Ange (read: anzh, 1 syllable; not ang-GEH) or Angelique de la Cruz is whom I call the 16 year old child wonder. A fan of this website, she astounds me with her energy and wide-eyed wonder. She’s the teenager I wish I could’ve been; at her age, all I was doing was trying to pass Chemistry.
Ange is like any regular teenager. She fancies food and fashion and she’s adept at computers and desktop publishing. Unlike other teenagers however, she already has her own baking business. Aptly called The Sweet Life, the name encompasses life and all the sweetness associated with it. Ange affirms, “I am one of those people who associates great memories and moments with good food. I believe that if you are surrounded by good company and amazing food, life can truly be sweet!” Amen to that. She bakes a remarkable frozen brazo de mercedes (P500/ 7×11), a custard-meringue phenomenon that I lament not having a photo of. A balikbayan friend from the States hijacked it before I could even snap a photo.
For Valentine’s Day, Ange transforms three of her popular cakes into hearts. One of them, the red velvet cake (P600), is literally, red. Also known as Waldorf cake or red cake, this is basically a vanilla cake kissed by cocoa, and it’s red simply because of the red food coloring used to tint it. I’ve made this before and it’s really apropos for the day of hearts. As you can see from the photo, Ange decorates this cake with white chocolate hearts (dyed red), and the icing is pure cream cheese and vanilla. This is a cake that screams red, professes love, and for some, pain to the eyes, since I didn’t exactly help it any by placing this cake on a red heart-shaped plate. My fault. I’m a bit caught up in the “red” of it all.
The rather interesting cake above is called a German chocolate cake (P750). There’s nothing German about it actually, since it’s American in origin. Named for Sam German who concocted the milk chocolate baking bar that still bears his name ”“ German’s Sweet Chocolate ”“ the cake was an invention of a 1957 homemaker. Bedecked in chocolate and frosted with caramel, coconut, and pecans, it’s very popular to this day. Ange’s version does away with the coconut and she puts her unique signature on it by providing an option for a caramel praline filling or a coconut-caramel filling. The photo shows a nuts-caramel filling only.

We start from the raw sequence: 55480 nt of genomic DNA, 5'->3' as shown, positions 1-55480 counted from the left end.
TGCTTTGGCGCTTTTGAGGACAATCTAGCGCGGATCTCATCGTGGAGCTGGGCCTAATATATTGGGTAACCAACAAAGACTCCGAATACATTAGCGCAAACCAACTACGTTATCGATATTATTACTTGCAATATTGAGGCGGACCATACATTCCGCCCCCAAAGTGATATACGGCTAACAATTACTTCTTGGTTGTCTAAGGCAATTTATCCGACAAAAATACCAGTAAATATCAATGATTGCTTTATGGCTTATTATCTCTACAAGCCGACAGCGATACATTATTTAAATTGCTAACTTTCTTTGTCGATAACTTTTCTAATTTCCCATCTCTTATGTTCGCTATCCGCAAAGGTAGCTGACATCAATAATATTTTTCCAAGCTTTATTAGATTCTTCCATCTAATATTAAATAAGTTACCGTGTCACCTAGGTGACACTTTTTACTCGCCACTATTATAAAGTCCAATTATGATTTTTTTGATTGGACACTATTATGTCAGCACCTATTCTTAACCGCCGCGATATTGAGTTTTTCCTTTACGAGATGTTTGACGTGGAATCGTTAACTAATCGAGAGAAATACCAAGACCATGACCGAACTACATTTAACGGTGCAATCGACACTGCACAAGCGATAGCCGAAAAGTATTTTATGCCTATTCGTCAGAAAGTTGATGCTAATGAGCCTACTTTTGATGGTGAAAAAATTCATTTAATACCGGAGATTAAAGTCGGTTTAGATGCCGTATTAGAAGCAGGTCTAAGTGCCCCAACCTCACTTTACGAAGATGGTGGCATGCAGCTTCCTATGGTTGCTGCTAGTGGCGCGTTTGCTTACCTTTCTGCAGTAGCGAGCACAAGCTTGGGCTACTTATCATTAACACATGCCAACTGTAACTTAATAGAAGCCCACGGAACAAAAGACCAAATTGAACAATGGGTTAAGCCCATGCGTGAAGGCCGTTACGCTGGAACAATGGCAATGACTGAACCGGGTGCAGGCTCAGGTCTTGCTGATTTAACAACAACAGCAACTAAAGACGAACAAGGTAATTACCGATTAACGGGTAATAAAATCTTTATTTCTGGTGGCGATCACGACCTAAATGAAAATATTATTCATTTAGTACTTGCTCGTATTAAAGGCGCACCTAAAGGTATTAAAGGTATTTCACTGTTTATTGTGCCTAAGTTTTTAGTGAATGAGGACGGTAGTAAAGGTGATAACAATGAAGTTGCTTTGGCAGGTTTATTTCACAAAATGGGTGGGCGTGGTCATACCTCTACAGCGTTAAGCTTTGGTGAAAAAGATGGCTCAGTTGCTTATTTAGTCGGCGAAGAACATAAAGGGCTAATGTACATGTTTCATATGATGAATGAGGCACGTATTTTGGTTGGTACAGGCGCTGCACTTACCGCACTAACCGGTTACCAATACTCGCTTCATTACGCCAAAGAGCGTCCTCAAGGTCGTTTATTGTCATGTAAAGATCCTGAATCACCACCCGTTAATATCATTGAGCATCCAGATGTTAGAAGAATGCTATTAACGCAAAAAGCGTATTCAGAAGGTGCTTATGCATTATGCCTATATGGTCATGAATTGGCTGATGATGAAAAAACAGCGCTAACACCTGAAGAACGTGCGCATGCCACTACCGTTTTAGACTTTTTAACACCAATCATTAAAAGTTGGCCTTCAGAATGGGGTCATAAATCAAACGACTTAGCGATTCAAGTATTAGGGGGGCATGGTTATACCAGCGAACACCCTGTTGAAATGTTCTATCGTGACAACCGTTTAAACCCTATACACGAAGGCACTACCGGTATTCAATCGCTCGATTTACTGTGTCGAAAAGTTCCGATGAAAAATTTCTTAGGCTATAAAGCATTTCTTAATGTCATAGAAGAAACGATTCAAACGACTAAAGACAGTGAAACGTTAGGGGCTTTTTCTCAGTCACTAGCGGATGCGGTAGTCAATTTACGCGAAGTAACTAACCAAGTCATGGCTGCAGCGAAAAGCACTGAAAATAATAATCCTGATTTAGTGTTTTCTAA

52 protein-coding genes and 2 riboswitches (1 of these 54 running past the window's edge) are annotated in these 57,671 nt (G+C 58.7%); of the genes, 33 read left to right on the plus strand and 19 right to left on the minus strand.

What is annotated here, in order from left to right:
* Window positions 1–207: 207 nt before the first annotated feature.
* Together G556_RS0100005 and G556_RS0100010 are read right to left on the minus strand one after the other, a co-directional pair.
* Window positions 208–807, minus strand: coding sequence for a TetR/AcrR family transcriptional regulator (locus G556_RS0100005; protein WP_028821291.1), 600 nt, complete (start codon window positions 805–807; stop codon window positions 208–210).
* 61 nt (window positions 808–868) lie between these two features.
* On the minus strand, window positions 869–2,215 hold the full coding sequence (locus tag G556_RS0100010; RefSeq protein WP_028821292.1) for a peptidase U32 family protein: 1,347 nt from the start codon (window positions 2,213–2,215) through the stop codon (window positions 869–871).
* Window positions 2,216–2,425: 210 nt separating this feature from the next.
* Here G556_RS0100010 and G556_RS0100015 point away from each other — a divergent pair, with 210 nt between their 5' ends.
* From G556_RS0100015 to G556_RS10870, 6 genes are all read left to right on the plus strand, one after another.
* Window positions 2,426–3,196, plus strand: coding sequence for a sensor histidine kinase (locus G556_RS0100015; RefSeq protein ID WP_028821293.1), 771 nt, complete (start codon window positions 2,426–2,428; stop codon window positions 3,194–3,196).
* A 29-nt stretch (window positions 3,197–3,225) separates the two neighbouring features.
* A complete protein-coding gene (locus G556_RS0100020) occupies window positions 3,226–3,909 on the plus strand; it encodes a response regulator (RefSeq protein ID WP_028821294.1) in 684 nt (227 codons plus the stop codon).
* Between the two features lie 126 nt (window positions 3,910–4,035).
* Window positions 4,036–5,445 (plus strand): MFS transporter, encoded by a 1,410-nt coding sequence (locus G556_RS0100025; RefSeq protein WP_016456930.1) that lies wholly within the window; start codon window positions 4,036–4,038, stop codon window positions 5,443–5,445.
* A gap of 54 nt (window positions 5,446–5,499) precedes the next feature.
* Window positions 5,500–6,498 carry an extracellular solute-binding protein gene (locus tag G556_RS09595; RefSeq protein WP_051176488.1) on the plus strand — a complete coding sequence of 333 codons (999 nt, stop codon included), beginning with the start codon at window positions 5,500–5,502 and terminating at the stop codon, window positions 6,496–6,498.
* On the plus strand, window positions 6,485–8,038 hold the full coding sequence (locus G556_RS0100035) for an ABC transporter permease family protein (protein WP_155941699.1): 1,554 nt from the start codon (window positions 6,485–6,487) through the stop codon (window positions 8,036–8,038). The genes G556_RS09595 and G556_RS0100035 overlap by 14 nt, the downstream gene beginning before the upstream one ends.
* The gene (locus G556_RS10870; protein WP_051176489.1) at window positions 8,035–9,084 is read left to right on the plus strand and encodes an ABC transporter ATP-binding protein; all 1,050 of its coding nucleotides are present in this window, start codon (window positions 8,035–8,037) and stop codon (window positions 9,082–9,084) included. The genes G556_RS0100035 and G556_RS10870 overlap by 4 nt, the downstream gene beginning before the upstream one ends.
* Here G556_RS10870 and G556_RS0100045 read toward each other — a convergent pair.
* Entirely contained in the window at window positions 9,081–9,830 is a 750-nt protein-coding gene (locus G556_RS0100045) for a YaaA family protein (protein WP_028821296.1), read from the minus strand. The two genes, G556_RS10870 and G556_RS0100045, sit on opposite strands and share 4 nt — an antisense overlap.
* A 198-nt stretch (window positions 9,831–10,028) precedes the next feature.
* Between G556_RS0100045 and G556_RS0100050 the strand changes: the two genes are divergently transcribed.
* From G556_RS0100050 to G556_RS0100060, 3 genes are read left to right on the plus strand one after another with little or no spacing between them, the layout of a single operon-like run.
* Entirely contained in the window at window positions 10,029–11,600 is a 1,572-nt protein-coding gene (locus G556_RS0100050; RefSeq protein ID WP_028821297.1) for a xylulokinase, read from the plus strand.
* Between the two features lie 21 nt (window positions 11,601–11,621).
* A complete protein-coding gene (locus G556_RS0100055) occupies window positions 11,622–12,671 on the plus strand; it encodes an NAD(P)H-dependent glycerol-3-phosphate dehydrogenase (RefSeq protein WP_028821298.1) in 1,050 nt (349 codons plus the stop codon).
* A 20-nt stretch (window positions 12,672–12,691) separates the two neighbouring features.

The two cakes that I’ve mentioned above are very dense, possessing a tight crumb, perhaps too tight. I daresay that these cakes could use a bit more leavening and less beating. A shorter time in the oven would also benefit these cakes. It can’t be denied however, that these cakes are beauties. And if Ange, at 16, is already this good in the kitchen, I can only imagine how accomplished she’ll be ten years from now.
Having said that, the one cake made by Ange that I have no quibbles about is her seductively named Chocolate Lust (P550). A fudgy chocolate cake (Ange tells me it’s almost flourless) is the base on which lays a chocolate mousse infused with Bailey’s Irish Cream liqueur. As if that weren’t enough ”“ well, lust is never enough, I suppose ”“ the cake is cloaked in chocolate ganache and then piped with whipped cream rosettes. This temptation must be kept in the freezer and should only be taken out the second you’re about to serve it. The mousse melts unbelievably quickly and I suspect that the presence of alcohol in the cake is responsible for that. Alcohol tends to lower a dessert’s freezing point, thus hastening melting.
When I eat this, my fork glides down the Bailey’s mousse layer until it’s halted by the block of fudge that is the (flourless) chocolate cake. In the mouth, they mix and mingle, with the mousse melting first, naturally, and then the cake. With a dense yet melting texture, a rich taste, and echoes of chocolate, this Chocolate Lust is one of the things that I lust for this Valentine’s.
The Sweet Life by Ange
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